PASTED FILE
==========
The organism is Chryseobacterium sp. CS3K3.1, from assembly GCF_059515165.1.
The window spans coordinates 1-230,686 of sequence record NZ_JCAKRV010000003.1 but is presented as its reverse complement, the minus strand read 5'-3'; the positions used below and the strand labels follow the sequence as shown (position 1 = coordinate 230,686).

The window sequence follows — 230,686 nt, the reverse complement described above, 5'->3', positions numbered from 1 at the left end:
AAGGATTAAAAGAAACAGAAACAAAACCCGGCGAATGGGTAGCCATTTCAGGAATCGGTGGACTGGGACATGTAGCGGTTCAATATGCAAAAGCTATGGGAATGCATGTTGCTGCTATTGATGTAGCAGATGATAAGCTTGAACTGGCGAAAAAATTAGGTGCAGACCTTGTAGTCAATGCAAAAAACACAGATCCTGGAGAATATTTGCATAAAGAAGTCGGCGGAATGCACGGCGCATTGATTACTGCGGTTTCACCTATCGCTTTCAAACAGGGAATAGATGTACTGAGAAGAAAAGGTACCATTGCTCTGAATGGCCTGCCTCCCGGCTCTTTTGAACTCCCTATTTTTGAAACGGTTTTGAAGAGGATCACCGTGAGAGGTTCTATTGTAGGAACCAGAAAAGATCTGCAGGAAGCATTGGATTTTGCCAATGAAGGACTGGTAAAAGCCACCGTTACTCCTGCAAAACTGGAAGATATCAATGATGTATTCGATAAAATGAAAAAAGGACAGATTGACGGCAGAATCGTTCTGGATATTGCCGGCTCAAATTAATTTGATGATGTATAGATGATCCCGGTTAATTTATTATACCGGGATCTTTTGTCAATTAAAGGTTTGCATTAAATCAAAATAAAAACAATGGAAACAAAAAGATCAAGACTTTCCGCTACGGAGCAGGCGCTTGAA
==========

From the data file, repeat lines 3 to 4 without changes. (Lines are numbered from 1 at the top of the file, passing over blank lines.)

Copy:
The window sequence follows — 230,686 nt, the reverse complement described above, 5'->3', positions numbered from 1 at the left end:
AAGGATTAAAAGAAACAGAAACAAAACCCGGCGAATGGGTAGCCATTTCAGGAATCGGTGGACTGGGACATGTAGCGGTTCAATATGCAAAAGCTATGGGAATGCATGTTGCTGCTATTGATGTAGCAGATGATAAGCTTGAACTGGCGAAAAAATTAGGTGCAGACCTTGTAGTCAATGCAAAAAACACAGATCCTGGAGAATATTTGCATAAAGAAGTCGGCGGAATGCACGGCGCATTGATTACTGCGGTTTCACCTATCGCTTTCAAACAGGGAATAGATGTACTGAGAAGAAAAGGTACCATTGCTCTGAATGGCCTGCCTCCCGGCTCTTTTGAACTCCCTATTTTTGAAACGGTTTTGAAGAGGATCACCGTGAGAGGTTCTATTGTAGGAACCAGAAAAGATCTGCAGGAAGCATTGGATTTTGCCAATGAAGGACTGGTAAAAGCCACCGTTACTCCTGCAAAACTGGAAGATATCAATGATGTATTCGATAAAATGAAAAAAGGACAGATTGACGGCAGAATCGTTCTGGATATTGCCGGCTCAAATTAATTTGATGATGTATAGATGATCCCGGTTAATTTATTATACCGGGATCTTTTGTCAATTAAAGGTTTGCATTAAATCAAAATAAAAACAATGGAAACAAAAAGATCAAGACTTTCCGCTACGGAGCAGGCGCTTGAA